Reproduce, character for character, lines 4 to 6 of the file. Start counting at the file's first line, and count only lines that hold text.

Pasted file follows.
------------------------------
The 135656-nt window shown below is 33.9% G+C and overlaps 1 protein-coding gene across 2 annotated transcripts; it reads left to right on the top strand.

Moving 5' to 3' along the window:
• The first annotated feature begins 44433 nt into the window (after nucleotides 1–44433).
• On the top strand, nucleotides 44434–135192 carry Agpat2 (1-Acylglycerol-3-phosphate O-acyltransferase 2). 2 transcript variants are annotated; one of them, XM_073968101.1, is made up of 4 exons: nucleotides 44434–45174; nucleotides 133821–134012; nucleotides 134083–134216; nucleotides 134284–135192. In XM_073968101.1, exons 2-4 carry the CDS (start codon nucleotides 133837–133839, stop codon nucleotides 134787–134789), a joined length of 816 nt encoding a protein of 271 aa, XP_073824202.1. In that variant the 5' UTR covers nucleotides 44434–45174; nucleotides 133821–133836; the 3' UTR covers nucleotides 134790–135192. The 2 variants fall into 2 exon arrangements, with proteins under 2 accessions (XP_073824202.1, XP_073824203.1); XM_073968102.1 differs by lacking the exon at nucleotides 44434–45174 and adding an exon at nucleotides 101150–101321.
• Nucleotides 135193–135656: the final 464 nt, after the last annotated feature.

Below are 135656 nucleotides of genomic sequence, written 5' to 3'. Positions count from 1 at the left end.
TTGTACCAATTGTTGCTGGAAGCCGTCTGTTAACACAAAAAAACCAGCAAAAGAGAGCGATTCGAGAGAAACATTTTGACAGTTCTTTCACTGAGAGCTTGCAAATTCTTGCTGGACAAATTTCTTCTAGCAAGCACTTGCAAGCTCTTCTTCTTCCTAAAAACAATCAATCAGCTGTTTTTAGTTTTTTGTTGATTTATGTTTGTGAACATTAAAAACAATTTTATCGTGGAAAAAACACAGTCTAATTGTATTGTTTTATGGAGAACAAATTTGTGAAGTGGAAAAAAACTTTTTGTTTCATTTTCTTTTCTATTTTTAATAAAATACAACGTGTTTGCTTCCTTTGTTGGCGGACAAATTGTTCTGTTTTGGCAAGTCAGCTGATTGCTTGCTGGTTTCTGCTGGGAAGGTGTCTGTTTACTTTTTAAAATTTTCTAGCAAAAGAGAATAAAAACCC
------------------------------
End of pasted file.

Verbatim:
• On the top strand, nucleotides 44434–135192 carry Agpat2 (1-Acylglycerol-3-phosphate O-acyltransferase 2). 2 transcript variants are annotated; one of them, XM_073968101.1, is made up of 4 exons: nucleotides 44434–45174; nucleotides 133821–134012; nucleotides 134083–134216; nucleotides 134284–135192. In XM_073968101.1, exons 2-4 carry the CDS (start codon nucleotides 133837–133839, stop codon nucleotides 134787–134789), a joined length of 816 nt encoding a protein of 271 aa, XP_073824202.1. In that variant the 5' UTR covers nucleotides 44434–45174; nucleotides 133821–133836; the 3' UTR covers nucleotides 134790–135192. The 2 variants fall into 2 exon arrangements, with proteins under 2 accessions (XP_073824202.1, XP_073824203.1); XM_073968102.1 differs by lacking the exon at nucleotides 44434–45174 and adding an exon at nucleotides 101150–101321.
• Nucleotides 135193–135656: the final 464 nt, after the last annotated feature.

Below are 135656 nucleotides of genomic sequence, written 5' to 3'. Positions count from 1 at the left end.